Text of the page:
While employers may rely on the judicial interpretations described above to adhere to broadly worded policies, employers also may wish to modify their policies by revising them to define more precisely the type of language that is prohibited, and also to make clear that nothing in the policy should be construed to limit employees’ exercise of Section 7 rights.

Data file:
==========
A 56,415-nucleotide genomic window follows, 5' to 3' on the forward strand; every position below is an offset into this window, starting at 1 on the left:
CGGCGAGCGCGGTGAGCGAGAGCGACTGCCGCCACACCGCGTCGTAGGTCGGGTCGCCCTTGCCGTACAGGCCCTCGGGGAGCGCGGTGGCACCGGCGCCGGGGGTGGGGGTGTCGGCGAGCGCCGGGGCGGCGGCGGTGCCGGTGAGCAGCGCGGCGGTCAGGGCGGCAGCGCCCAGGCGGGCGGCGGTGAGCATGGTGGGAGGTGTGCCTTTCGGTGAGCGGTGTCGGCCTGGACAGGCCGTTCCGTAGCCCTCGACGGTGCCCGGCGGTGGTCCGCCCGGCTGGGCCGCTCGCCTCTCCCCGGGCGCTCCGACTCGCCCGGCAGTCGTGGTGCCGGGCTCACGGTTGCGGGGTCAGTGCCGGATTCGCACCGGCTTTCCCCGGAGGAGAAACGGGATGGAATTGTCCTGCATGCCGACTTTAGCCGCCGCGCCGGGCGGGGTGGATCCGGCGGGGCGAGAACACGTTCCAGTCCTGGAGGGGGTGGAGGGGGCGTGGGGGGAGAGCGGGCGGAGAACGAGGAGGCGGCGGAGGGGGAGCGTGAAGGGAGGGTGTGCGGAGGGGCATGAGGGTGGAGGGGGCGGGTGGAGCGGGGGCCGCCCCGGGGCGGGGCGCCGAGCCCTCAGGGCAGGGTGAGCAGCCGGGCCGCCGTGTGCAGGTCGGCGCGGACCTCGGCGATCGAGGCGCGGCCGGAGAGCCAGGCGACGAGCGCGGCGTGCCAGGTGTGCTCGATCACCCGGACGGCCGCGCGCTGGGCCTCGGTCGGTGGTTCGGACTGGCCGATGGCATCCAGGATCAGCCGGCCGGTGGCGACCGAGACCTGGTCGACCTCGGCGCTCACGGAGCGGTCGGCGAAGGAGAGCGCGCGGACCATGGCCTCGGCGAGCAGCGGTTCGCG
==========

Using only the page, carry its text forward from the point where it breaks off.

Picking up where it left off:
An example of the type of disclaimer that would survive even OGC scrutiny is discussed in a recent Advice Memorandum entitled Sears Holdings. Memorandum from Barry J. Kearney, Associate General Counsel, Nat’l Labor Relations Bd. Div. of Advice, to Marlin O. Osthus, Regional Director, Nat’l Labor Relations Bd. Region 18, No. 18-CA-19081, 2009 NLRB GCM LEXIS 67 (Dec. 4, 2009).[v] At issue in this case was Sears Holdings’ social media policy, which prohibited associates from discussing certain subjects “in any form of social media,” including “disparagement of company’s or competitors’ products, services, executive leadership, employees, strategy, and business prospects.” In this instance the OGC found that the Regional Director for Region 18 should dismiss the complaint because the policy could “not reasonably be interpreted to prohibit Section 7 protected activity.” As justification for this conclusion the OGC discussed Sears Holdings’ inclusion of the following limiting language: “The intent of this Policy is not to restrict the flow of useful and appropriate information, but to minimize the risk to the Company and its associates.” On this basis the General Counsel concluded that “no employee could reasonably construe the Employer’s Social Media Policy to prohibit Section 7 activities.”